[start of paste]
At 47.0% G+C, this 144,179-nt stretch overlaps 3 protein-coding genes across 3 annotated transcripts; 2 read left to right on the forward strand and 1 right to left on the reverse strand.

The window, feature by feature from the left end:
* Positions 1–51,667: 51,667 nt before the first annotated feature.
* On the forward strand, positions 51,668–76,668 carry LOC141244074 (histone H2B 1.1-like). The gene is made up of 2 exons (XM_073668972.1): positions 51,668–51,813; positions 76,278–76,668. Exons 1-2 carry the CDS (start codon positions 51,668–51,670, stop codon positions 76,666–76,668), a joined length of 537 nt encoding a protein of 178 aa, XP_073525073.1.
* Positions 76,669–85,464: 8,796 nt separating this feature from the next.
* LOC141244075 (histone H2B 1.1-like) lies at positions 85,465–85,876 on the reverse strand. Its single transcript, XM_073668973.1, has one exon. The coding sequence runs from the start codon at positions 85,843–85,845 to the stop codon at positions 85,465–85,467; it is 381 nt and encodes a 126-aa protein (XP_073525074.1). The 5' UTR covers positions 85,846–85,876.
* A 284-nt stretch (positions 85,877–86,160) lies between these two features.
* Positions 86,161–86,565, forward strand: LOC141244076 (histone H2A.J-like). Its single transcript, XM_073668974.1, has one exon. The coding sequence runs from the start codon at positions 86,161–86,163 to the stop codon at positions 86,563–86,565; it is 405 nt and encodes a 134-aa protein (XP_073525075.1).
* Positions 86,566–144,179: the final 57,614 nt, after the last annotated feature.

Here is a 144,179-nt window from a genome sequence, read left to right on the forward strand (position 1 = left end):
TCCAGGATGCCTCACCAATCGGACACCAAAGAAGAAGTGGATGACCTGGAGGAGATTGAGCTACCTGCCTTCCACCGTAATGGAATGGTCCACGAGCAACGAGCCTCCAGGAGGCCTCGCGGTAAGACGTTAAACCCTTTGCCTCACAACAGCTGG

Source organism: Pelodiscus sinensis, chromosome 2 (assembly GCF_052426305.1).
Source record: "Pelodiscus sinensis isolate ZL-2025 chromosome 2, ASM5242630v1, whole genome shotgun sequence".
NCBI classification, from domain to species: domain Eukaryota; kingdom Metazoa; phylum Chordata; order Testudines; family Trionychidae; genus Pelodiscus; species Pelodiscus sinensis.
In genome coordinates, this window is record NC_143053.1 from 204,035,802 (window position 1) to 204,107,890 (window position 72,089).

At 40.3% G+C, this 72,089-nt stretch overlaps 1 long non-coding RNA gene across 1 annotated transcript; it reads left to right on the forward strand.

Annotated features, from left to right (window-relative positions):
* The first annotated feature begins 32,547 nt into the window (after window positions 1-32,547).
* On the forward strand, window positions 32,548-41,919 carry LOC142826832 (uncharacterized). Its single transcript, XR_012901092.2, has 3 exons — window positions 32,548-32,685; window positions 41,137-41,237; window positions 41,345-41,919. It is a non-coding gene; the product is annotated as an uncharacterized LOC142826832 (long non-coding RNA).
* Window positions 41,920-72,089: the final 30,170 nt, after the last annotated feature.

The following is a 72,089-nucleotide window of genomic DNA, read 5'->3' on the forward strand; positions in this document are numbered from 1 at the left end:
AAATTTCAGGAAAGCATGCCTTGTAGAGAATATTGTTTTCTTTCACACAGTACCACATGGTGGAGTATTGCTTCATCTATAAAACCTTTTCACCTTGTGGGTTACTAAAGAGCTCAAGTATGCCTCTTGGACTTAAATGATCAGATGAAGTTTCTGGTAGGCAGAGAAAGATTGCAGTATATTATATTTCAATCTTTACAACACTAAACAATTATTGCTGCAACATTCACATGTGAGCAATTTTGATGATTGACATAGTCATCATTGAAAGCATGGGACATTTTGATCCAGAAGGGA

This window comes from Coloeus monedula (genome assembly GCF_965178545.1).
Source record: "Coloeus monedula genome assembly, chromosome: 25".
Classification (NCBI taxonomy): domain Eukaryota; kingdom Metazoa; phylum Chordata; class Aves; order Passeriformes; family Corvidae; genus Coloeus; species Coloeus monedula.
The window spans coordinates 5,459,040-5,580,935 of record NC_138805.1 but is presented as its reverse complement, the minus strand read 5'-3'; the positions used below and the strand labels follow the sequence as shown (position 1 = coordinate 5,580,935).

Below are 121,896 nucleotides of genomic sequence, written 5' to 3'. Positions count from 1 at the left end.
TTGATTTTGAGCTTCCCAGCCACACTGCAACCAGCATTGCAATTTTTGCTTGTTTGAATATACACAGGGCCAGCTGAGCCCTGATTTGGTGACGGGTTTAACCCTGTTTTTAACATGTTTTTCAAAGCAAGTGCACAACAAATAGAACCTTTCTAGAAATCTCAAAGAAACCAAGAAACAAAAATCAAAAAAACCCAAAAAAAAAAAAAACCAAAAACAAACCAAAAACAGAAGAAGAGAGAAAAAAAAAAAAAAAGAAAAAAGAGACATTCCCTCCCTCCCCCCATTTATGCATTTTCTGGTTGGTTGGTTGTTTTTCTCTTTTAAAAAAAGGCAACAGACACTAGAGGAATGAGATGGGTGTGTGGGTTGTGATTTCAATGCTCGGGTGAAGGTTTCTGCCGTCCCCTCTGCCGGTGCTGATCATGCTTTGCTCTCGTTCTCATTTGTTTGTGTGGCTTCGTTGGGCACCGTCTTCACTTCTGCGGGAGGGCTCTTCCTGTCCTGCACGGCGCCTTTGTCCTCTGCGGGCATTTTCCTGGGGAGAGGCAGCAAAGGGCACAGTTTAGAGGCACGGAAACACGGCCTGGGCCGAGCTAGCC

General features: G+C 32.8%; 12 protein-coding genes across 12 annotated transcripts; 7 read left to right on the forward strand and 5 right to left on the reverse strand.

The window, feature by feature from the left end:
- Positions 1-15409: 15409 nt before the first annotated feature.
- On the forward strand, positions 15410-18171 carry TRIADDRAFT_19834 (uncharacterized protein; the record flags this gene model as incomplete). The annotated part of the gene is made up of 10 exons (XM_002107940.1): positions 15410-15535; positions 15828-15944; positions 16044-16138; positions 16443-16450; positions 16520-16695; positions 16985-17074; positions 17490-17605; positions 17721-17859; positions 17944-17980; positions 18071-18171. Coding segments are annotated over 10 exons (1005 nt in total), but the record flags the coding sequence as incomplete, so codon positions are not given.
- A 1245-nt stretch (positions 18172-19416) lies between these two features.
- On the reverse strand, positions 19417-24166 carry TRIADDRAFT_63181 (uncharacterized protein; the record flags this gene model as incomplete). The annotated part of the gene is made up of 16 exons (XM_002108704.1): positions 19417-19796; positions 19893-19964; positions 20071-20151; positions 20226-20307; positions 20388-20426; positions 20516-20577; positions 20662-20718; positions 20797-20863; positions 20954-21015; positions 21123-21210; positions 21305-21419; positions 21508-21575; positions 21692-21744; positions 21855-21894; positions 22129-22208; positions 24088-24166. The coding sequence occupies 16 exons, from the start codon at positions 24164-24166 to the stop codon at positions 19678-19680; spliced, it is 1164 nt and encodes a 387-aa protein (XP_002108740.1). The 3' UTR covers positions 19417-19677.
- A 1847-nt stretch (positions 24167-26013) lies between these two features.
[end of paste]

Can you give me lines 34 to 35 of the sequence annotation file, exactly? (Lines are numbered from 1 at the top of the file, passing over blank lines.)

- On the reverse strand, positions 19417-24166 carry TRIADDRAFT_63181 (uncharacterized protein; the record flags this gene model as incomplete). The annotated part of the gene is made up of 16 exons (XM_002108704.1): positions 19417-19796; positions 19893-19964; positions 20071-20151; positions 20226-20307; positions 20388-20426; positions 20516-20577; positions 20662-20718; positions 20797-20863; positions 20954-21015; positions 21123-21210; positions 21305-21419; positions 21508-21575; positions 21692-21744; positions 21855-21894; positions 22129-22208; positions 24088-24166. The coding sequence occupies 16 exons, from the start codon at positions 24164-24166 to the stop codon at positions 19678-19680; spliced, it is 1164 nt and encodes a 387-aa protein (XP_002108740.1). The 3' UTR covers positions 19417-19677.
- A 1847-nt stretch (positions 24167-26013) lies between these two features.